All this is fine as far as it goes. But we need to be more ambitious. We should be raising the federal minimum to $15 an hour. Here are seven reasons why: 1. Had the minimum wage of 1968 simply stayed even with inflation, it would be more than $10 an hour today. But the typical worker is also about twice as productive as then. Some of those productivity gains should go to workers at the bottom. 2. $10.10 isn’t enough to lift all workers and their families out of poverty. Most low-wage workers aren’t young teenagers; they’re major breadwinners for their families, and many are women. And they and their families need a higher minimum. Read more >>>
It’s good to be a CEO, at least paywise. According to the 2014 AFL-CIO Executive PayWatch, released today, it’s 331 times better to be a CEO than an average worker. PayWatch finds that the average CEO of an S&P 500 company pocketed $11.7 million in 2013, while the average worker earned $35,293. The gap between CEOs and minimum wage workers is more than twice as wide—774 times. Read more >>>
Nights of Labor Studies
Daryl Mosely was desperate for a better opportunity to support his family. Frustrated by his retail job’s low wages and disappointed by the small yearly raises, when his father—a union plumber and former apprentice—encouraged him to apply for an apprenticeship program, Mosely was all ears. Read the full article>>>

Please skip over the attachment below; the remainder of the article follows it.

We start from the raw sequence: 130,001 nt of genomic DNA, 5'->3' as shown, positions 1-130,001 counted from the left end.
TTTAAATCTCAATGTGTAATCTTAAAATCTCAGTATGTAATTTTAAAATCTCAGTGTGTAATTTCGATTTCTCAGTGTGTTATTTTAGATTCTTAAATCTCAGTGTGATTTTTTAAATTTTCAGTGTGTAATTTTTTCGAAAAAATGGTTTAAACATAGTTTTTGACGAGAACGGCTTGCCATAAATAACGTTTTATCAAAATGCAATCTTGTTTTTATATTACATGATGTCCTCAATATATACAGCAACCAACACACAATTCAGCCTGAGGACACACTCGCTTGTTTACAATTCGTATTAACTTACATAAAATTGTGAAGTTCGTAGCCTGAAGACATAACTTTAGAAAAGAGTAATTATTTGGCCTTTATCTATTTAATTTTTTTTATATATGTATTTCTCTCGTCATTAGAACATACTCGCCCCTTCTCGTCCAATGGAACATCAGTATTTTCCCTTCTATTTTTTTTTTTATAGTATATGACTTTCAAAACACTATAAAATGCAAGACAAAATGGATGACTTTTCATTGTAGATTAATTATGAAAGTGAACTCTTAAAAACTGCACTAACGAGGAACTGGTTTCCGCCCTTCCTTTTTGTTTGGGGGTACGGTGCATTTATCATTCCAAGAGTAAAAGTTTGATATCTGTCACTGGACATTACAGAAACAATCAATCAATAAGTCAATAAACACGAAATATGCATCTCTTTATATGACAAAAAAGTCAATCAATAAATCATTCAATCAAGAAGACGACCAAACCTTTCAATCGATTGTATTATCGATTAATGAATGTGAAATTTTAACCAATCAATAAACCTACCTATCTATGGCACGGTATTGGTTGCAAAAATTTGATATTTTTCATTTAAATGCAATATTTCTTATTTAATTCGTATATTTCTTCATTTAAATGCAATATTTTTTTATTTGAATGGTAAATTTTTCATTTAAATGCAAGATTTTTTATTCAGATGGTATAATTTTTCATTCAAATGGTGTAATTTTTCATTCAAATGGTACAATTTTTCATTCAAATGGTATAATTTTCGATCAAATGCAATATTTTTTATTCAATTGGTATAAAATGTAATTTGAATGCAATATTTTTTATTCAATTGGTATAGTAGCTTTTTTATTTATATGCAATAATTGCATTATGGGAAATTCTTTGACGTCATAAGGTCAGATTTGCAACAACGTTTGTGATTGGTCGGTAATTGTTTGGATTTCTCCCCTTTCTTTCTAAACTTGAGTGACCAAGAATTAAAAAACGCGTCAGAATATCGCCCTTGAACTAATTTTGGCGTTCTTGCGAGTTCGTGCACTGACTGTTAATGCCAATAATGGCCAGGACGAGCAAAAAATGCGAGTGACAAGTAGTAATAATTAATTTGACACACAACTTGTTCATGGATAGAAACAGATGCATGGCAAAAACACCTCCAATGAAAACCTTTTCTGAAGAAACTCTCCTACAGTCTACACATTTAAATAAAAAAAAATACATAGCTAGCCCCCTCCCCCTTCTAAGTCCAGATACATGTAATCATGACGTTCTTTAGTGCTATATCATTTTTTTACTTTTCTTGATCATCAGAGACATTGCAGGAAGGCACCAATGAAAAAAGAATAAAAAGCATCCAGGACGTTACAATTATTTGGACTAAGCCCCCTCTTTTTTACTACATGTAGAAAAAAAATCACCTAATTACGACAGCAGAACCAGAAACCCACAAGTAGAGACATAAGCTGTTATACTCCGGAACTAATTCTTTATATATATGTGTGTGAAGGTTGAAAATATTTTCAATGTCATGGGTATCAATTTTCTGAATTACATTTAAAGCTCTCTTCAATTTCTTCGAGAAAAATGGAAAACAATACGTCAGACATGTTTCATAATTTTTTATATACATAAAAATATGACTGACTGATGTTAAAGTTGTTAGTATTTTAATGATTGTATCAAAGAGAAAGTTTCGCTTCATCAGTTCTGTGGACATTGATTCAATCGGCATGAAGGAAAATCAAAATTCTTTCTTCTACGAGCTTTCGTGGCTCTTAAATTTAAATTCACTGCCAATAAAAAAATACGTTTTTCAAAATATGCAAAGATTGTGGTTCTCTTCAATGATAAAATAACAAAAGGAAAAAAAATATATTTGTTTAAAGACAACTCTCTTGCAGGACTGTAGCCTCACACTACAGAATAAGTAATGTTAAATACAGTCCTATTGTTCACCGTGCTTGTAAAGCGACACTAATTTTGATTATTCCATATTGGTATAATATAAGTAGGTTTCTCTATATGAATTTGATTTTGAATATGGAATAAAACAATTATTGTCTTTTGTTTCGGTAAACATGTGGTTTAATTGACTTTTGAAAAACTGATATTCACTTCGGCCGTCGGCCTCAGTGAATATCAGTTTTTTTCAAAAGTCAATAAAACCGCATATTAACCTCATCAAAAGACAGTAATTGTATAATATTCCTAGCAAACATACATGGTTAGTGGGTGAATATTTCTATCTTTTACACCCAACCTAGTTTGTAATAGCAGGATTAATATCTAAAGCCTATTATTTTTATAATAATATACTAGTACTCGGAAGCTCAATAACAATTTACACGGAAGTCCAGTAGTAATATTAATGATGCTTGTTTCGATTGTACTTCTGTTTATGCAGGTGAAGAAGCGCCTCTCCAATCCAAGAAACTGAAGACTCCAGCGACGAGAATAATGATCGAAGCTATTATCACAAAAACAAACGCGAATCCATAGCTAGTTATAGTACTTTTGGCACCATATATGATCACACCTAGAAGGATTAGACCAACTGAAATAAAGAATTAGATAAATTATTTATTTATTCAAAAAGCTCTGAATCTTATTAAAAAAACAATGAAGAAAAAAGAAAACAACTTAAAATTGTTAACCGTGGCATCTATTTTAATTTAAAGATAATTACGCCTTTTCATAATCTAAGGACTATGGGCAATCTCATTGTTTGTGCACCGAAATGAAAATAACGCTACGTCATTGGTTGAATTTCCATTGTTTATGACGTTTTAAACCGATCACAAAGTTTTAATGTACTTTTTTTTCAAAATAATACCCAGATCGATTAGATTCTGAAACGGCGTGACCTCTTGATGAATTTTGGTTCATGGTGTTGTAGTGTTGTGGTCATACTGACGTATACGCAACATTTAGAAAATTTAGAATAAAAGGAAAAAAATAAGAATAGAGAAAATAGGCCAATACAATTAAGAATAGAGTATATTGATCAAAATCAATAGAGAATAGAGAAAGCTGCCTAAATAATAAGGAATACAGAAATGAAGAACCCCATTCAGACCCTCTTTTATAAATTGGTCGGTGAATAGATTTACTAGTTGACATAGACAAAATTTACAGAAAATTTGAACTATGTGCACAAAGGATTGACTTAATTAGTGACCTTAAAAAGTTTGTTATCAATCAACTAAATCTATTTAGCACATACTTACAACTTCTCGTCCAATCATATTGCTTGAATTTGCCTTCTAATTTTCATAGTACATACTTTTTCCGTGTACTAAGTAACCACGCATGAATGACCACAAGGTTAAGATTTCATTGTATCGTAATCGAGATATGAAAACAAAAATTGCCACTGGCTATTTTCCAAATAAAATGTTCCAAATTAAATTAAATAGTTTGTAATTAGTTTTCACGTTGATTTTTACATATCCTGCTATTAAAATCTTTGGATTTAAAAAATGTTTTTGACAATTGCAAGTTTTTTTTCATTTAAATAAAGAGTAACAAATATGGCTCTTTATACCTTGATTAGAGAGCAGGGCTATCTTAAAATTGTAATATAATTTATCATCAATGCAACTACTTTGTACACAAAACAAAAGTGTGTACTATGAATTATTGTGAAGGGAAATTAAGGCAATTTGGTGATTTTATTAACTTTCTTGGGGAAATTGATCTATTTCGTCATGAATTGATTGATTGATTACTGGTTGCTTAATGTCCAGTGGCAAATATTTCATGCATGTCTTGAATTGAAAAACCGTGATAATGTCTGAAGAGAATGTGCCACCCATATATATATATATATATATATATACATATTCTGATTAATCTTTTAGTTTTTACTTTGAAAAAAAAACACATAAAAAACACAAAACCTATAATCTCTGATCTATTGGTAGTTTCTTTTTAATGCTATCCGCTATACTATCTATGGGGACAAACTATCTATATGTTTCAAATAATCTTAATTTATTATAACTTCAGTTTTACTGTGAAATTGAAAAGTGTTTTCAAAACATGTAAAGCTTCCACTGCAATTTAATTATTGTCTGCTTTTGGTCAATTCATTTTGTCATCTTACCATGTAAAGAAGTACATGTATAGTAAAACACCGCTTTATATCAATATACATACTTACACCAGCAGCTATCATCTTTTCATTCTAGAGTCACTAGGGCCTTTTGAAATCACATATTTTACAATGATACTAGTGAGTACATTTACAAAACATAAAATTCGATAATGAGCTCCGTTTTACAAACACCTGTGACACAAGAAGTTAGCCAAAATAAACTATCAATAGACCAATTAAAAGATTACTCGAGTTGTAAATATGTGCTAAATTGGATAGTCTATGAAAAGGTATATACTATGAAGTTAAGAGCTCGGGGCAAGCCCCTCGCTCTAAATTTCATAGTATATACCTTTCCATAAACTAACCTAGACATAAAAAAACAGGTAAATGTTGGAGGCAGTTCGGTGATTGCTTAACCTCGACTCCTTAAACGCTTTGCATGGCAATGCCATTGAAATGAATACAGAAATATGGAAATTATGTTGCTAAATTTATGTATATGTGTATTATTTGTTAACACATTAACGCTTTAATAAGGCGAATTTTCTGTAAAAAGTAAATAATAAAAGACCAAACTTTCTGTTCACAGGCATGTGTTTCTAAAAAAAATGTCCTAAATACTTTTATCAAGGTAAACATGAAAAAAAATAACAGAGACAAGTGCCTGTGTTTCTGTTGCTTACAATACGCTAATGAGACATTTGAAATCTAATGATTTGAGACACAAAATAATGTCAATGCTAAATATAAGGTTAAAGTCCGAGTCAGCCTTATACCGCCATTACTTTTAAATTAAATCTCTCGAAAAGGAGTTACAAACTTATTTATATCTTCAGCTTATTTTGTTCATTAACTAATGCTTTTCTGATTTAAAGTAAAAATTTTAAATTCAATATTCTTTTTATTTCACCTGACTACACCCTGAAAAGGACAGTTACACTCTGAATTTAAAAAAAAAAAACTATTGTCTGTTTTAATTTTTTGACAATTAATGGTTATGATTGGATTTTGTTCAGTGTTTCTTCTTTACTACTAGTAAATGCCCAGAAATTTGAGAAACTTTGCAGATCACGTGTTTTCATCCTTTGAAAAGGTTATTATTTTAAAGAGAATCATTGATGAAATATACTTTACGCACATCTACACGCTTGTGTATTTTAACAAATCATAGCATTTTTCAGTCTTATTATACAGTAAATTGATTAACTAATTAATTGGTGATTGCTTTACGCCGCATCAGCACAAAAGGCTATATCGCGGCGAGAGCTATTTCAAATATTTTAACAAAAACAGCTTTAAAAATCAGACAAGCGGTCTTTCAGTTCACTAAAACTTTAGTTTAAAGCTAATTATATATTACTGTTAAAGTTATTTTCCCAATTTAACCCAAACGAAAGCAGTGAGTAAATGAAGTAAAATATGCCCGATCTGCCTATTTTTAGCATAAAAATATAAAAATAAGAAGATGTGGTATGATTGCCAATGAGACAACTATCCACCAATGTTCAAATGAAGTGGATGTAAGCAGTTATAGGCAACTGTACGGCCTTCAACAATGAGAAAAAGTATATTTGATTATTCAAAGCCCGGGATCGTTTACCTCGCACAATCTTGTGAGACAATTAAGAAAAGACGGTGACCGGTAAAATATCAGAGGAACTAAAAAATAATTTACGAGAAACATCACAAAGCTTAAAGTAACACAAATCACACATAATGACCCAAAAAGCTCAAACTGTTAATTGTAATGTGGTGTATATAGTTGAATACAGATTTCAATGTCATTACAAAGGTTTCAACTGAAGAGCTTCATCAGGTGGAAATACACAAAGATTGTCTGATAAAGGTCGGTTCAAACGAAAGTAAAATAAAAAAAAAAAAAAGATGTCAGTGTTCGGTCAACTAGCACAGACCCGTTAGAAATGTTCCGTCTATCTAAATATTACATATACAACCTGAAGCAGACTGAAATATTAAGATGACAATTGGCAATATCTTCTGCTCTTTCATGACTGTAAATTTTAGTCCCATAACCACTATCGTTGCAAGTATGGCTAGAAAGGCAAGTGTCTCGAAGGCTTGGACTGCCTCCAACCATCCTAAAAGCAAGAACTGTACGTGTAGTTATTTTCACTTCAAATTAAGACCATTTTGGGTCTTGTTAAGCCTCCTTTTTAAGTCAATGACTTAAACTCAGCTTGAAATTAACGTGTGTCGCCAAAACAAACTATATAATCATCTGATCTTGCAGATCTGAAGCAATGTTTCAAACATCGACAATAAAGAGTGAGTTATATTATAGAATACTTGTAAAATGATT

On Sunday, May 4, 2014, the John J. Driscoll United Labor Agency will once again be part of Foodshare’s Annual Greater Hartford Walk Against Hunger, which benefits both Foodshare and ULA. Through the United Labor Agency, Foodshare provides food for anyone in need of food due to strikes, layoffs and plant closings or to any individual who has fallen on hard times. Read more >>>
We encourage everyone to buy and shop union whenever possible. Click "Read more" to find a union grocery store in Connecticut! Read more >>>
Executives at Northeast Utilities are trying to close area work centers and outsource good information technology jobs to India. Please sign our petitions to protect jobs in Connecticut! Read more >>>
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